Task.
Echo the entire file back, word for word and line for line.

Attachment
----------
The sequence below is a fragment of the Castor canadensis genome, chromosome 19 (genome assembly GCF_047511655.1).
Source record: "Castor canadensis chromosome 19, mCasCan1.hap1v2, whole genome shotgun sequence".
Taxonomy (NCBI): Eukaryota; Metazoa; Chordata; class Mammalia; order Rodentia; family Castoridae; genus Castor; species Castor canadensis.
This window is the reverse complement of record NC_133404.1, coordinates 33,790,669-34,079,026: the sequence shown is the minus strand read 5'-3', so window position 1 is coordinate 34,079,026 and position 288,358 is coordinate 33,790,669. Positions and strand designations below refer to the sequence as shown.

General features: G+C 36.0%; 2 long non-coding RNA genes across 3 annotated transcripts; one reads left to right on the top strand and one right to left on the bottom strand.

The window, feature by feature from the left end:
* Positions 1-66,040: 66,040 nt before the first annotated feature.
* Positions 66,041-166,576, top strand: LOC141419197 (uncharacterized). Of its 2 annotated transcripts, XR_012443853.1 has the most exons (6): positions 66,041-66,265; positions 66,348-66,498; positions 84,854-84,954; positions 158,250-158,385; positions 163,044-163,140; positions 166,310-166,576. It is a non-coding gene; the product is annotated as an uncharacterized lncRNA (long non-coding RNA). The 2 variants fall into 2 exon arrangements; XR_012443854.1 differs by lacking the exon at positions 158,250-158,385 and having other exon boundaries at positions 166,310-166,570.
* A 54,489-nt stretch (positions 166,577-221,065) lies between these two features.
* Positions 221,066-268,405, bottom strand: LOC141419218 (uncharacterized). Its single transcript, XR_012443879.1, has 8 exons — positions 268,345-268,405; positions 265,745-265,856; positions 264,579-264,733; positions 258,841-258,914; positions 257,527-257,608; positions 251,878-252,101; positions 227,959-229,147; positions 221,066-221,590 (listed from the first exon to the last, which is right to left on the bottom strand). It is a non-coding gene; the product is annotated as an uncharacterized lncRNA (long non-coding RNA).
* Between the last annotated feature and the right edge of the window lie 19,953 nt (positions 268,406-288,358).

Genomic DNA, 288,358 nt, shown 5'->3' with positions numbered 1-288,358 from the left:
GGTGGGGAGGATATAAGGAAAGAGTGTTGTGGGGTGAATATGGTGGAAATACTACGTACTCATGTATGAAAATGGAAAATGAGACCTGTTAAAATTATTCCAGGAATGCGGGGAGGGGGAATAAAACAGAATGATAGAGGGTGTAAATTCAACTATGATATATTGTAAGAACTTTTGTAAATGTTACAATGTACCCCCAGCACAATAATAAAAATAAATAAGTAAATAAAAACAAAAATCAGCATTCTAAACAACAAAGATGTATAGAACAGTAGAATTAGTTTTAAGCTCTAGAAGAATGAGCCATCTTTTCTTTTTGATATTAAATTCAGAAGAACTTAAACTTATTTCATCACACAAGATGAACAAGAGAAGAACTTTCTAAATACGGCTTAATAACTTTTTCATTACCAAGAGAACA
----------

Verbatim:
The sequence below is a fragment of the Castor canadensis genome, chromosome 19 (genome assembly GCF_047511655.1).
Source record: "Castor canadensis chromosome 19, mCasCan1.hap1v2, whole genome shotgun sequence".
Taxonomy (NCBI): Eukaryota; Metazoa; Chordata; class Mammalia; order Rodentia; family Castoridae; genus Castor; species Castor canadensis.
This window is the reverse complement of record NC_133404.1, coordinates 33,790,669-34,079,026: the sequence shown is the minus strand read 5'-3', so window position 1 is coordinate 34,079,026 and position 288,358 is coordinate 33,790,669. Positions and strand designations below refer to the sequence as shown.

General features: G+C 36.0%; 2 long non-coding RNA genes across 3 annotated transcripts; one reads left to right on the top strand and one right to left on the bottom strand.

The window, feature by feature from the left end:
* Positions 1-66,040: 66,040 nt before the first annotated feature.
* Positions 66,041-166,576, top strand: LOC141419197 (uncharacterized). Of its 2 annotated transcripts, XR_012443853.1 has the most exons (6): positions 66,041-66,265; positions 66,348-66,498; positions 84,854-84,954; positions 158,250-158,385; positions 163,044-163,140; positions 166,310-166,576. It is a non-coding gene; the product is annotated as an uncharacterized lncRNA (long non-coding RNA). The 2 variants fall into 2 exon arrangements; XR_012443854.1 differs by lacking the exon at positions 158,250-158,385 and having other exon boundaries at positions 166,310-166,570.
* A 54,489-nt stretch (positions 166,577-221,065) lies between these two features.
* Positions 221,066-268,405, bottom strand: LOC141419218 (uncharacterized). Its single transcript, XR_012443879.1, has 8 exons — positions 268,345-268,405; positions 265,745-265,856; positions 264,579-264,733; positions 258,841-258,914; positions 257,527-257,608; positions 251,878-252,101; positions 227,959-229,147; positions 221,066-221,590 (listed from the first exon to the last, which is right to left on the bottom strand). It is a non-coding gene; the product is annotated as an uncharacterized lncRNA (long non-coding RNA).
* Between the last annotated feature and the right edge of the window lie 19,953 nt (positions 268,406-288,358).

Genomic DNA, 288,358 nt, shown 5'->3' with positions numbered 1-288,358 from the left:
GGTGGGGAGGATATAAGGAAAGAGTGTTGTGGGGTGAATATGGTGGAAATACTACGTACTCATGTATGAAAATGGAAAATGAGACCTGTTAAAATTATTCCAGGAATGCGGGGAGGGGGAATAAAACAGAATGATAGAGGGTGTAAATTCAACTATGATATATTGTAAGAACTTTTGTAAATGTTACAATGTACCCCCAGCACAATAATAAAAATAAATAAGTAAATAAAAACAAAAATCAGCATTCTAAACAACAAAGATGTATAGAACAGTAGAATTAGTTTTAAGCTCTAGAAGAATGAGCCATCTTTTCTTTTTGATATTAAATTCAGAAGAACTTAAACTTATTTCATCACACAAGATGAACAAGAGAAGAACTTTCTAAATACGGCTTAATAACTTTTTCATTACCAAGAGAACA